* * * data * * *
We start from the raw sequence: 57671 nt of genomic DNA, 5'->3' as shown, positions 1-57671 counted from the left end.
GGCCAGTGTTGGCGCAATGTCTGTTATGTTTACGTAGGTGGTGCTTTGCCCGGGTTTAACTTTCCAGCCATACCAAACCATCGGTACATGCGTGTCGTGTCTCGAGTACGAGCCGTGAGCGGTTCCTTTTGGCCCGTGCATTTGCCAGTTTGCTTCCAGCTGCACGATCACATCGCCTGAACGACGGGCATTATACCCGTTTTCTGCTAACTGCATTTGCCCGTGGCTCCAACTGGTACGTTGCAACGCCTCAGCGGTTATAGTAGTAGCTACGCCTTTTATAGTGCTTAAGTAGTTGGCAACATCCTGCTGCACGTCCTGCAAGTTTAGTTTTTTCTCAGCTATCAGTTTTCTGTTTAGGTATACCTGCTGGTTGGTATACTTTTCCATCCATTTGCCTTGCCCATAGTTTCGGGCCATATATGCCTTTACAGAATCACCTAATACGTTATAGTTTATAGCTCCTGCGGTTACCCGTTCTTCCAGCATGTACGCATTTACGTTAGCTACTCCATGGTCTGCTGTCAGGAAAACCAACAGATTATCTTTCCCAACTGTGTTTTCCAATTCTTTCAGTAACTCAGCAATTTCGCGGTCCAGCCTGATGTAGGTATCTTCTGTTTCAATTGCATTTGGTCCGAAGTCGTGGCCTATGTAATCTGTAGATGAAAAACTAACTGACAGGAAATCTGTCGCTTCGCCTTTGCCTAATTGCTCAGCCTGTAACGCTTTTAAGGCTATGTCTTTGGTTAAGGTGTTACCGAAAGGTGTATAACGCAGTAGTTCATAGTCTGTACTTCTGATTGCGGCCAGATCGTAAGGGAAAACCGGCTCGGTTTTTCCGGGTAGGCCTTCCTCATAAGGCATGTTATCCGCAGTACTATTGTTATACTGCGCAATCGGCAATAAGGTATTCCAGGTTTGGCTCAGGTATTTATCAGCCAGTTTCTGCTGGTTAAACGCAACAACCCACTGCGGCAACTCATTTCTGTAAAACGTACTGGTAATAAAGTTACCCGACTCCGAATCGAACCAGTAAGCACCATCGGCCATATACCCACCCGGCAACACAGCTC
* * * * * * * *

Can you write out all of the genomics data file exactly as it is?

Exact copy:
We start from the raw sequence: 57671 nt of genomic DNA, 5'->3' as shown, positions 1-57671 counted from the left end.
GGCCAGTGTTGGCGCAATGTCTGTTATGTTTACGTAGGTGGTGCTTTGCCCGGGTTTAACTTTCCAGCCATACCAAACCATCGGTACATGCGTGTCGTGTCTCGAGTACGAGCCGTGAGCGGTTCCTTTTGGCCCGTGCATTTGCCAGTTTGCTTCCAGCTGCACGATCACATCGCCTGAACGACGGGCATTATACCCGTTTTCTGCTAACTGCATTTGCCCGTGGCTCCAACTGGTACGTTGCAACGCCTCAGCGGTTATAGTAGTAGCTACGCCTTTTATAGTGCTTAAGTAGTTGGCAACATCCTGCTGCACGTCCTGCAAGTTTAGTTTTTTCTCAGCTATCAGTTTTCTGTTTAGGTATACCTGCTGGTTGGTATACTTTTCCATCCATTTGCCTTGCCCATAGTTTCGGGCCATATATGCCTTTACAGAATCACCTAATACGTTATAGTTTATAGCTCCTGCGGTTACCCGTTCTTCCAGCATGTACGCATTTACGTTAGCTACTCCATGGTCTGCTGTCAGGAAAACCAACAGATTATCTTTCCCAACTGTGTTTTCCAATTCTTTCAGTAACTCAGCAATTTCGCGGTCCAGCCTGATGTAGGTATCTTCTGTTTCAATTGCATTTGGTCCGAAGTCGTGGCCTATGTAATCTGTAGATGAAAAACTAACTGACAGGAAATCTGTCGCTTCGCCTTTGCCTAATTGCTCAGCCTGTAACGCTTTTAAGGCTATGTCTTTGGTTAAGGTGTTACCGAAAGGTGTATAACGCAGTAGTTCATAGTCTGTACTTCTGATTGCGGCCAGATCGTAAGGGAAAACCGGCTCGGTTTTTCCGGGTAGGCCTTCCTCATAAGGCATGTTATCCGCAGTACTATTGTTATACTGCGCAATCGGCAATAAGGTATTCCAGGTTTGGCTCAGGTATTTATCAGCCAGTTTCTGCTGGTTAAACGCAACAACCCACTGCGGCAACTCATTTCTGTAAAACGTACTGGTAATAAAGTTACCCGACTCCGAATCGAACCAGTAAGCACCATCGGCCATATACCCACCCGGCAACACAGCTC